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Re: Crypto and Primes
From: Andrew <notes () shaw ca>
Date: Sat, 23 Oct 2004 11:25:16 -0700


And .. where would you get all of those primes? My rough estimate says that even if every person on the planet (6,000,000,000) turned on their PC capable of generating random 512 bit primes at the rate of 100 trillion (100,000,000,000,000) primes per second it would still take way more than 1e100 TIMES the age of the universe(!) to even bring the chances of getting a particular 512 bit prime to the odds of 1 in a billion.

Age of the universe given as 18 billion years, which is rounded up to the highest billion years from the oldest estimate, found at: http://www.astro.ucla.edu/~wright/age.html ymmv.

Reality parody. Not to be taken seriously.
Professional driver on a closed course.
Do not try this at home.

 - A


At 07:33 PM 10/22/2004, Jeremy Bishop wrote:
On Friday 22 October 2004 14:31, Daniel Sichel wrote:

> Depending on how rigourous you are being, the large in large numbers
> is a relative term. I know from talking to someone who has worked in
> for real government crypto that there is enough storage space to
> create a lookup db of a good chunk (if not all) of the PGP crypto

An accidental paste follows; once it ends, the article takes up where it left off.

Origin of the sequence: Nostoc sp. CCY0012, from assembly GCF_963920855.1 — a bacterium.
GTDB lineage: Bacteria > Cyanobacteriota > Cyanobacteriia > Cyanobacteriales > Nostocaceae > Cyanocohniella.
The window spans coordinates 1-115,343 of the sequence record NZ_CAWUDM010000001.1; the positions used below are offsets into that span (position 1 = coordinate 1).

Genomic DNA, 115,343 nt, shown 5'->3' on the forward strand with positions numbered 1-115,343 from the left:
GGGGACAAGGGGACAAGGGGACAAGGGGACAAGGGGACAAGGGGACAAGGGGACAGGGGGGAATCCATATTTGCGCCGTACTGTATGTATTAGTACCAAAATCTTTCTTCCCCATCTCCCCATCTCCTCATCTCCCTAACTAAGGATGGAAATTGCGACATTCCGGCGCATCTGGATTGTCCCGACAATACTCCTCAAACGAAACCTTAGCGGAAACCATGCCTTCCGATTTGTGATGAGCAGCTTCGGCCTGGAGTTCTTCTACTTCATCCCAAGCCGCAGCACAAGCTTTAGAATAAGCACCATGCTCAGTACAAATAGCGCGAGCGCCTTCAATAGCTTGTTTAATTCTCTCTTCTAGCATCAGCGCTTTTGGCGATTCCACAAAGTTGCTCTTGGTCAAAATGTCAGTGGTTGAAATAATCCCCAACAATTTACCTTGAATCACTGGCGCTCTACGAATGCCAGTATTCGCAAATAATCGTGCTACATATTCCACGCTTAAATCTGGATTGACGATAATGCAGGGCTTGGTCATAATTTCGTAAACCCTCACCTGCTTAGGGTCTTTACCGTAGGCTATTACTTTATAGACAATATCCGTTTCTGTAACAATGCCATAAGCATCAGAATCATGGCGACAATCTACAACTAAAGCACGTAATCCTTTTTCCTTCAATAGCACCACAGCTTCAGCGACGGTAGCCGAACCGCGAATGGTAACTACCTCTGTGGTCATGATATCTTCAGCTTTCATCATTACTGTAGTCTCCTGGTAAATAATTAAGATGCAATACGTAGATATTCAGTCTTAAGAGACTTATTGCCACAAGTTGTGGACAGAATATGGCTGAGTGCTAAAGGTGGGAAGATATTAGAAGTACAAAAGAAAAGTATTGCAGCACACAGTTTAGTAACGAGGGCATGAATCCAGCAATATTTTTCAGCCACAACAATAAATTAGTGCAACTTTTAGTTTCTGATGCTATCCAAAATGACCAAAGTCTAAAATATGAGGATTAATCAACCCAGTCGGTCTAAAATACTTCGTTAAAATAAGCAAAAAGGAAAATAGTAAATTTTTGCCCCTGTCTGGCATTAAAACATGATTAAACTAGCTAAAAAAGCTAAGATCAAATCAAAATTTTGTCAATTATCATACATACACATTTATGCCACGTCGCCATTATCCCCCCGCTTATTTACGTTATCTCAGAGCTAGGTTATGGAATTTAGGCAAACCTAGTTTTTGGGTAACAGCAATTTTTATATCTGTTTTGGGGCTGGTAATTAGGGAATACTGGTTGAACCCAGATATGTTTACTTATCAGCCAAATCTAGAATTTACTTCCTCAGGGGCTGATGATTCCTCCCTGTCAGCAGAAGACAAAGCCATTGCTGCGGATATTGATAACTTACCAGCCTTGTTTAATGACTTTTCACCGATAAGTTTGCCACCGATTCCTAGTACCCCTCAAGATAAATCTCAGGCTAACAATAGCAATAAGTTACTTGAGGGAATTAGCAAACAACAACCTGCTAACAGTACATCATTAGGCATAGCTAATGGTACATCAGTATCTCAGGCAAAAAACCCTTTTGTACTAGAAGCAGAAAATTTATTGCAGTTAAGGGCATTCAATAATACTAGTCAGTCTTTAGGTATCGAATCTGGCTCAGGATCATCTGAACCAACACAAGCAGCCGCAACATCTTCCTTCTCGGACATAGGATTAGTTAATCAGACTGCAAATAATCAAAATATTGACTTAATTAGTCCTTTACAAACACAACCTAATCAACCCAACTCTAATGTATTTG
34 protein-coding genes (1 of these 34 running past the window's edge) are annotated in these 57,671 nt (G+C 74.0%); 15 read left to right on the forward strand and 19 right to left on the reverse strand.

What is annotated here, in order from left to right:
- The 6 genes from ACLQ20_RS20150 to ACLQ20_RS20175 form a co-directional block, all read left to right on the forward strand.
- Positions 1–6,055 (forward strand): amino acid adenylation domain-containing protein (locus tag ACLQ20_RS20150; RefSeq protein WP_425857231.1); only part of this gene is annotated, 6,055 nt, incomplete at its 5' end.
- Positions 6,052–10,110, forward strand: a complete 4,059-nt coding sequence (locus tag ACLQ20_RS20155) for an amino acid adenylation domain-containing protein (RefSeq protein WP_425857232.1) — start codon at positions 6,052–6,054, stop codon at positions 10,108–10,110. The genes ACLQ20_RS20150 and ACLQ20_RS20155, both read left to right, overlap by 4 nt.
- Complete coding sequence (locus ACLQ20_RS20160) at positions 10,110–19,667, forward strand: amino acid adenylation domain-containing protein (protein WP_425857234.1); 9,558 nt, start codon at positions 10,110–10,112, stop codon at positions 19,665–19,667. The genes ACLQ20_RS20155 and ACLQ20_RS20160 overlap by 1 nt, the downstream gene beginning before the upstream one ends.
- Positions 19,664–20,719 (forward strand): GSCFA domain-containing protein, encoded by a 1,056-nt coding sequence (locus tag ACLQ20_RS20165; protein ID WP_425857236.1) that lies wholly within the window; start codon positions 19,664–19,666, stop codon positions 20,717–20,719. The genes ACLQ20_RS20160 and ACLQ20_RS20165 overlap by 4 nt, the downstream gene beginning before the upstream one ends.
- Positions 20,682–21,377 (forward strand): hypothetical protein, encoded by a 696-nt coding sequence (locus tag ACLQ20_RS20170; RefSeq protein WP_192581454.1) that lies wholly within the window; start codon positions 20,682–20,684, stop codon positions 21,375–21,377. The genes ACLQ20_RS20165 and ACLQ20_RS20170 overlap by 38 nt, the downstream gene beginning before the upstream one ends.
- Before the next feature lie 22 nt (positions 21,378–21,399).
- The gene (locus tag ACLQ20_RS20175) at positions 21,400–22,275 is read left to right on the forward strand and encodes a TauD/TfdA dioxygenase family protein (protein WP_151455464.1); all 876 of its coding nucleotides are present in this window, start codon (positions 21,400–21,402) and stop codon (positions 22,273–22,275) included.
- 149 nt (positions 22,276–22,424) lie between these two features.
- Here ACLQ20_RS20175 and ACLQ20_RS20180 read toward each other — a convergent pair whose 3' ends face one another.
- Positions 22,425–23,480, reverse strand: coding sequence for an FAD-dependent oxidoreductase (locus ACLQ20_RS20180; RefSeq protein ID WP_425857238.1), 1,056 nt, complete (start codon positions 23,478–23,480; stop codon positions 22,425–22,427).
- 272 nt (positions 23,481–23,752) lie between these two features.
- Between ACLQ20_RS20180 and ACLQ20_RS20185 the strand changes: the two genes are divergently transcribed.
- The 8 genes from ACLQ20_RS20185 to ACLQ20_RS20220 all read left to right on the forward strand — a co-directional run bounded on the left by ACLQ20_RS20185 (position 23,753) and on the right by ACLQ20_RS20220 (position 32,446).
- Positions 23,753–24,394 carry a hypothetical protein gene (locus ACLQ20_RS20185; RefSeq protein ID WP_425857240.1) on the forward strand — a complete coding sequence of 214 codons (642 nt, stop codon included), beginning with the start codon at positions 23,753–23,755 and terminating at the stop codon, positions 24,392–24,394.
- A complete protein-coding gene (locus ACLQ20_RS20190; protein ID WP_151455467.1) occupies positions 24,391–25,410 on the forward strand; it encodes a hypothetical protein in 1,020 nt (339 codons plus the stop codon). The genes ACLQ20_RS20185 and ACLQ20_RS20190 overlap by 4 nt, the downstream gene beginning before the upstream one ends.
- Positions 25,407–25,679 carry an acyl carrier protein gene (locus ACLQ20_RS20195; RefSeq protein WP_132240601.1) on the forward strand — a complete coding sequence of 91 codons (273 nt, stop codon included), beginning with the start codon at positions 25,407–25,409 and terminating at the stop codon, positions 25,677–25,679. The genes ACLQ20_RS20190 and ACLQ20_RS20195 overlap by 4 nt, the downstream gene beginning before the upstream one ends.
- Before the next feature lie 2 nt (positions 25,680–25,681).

> keys in use for common key sizes (512 and 1024). I doubt SSL is less
> vulnerable. I guess there's force, brute force, and brute force with
> taxpayer dollars.

If you are speaking of a database in which you could look up different
keys, of course it's possible.  I suggest http://pgp.mit.edu/ for an
example of such a system.

If you are thinking of the primes involved in these keys, I would like
to direct your attention to this quote:

----
RSA is typically performed using 512bit prime numbers. There are
approximately 3.778e151 such prime numbers. Using the advanced storage
technology available to the NSA, it should be possible to store a 512
bit number in a single hydrogen atom. A typical universe (e.g. ours)
contains approximately 1e90 hydrogen atoms. If the NSA has hidden
3.778e61 universes in an inconspicious little building in Maryland,
astronomers should notice some deviations in the gravity field in the
area.

(HansM; http://web.ukonline.co.uk/eric.price/humour/hum0110.htm)
----

A more interesting question might be, in this case, how would a
government know which of those primes have been used.  This information
would be feasible to store, but would require compromising just about
every random number generator in use by the crypto-fanatics who make
use of PGP.

> Also with cheapo Linux clusters I would think a determined
> hackmeister could do a crack on large prime based crypto, whether
> that would be computationally feasible in a relevant time frame, I
> don't know. I do know my gut  tells me SSL is cryptographically weak
> and I refuse to use it in place of IPSEC.

In that case, I assume you are using IPSEC with shared secrets instead
of certificates, no?

--
The universe does not have laws -- it has habits, and habits can
be broken.
                        -- BSD fortune file

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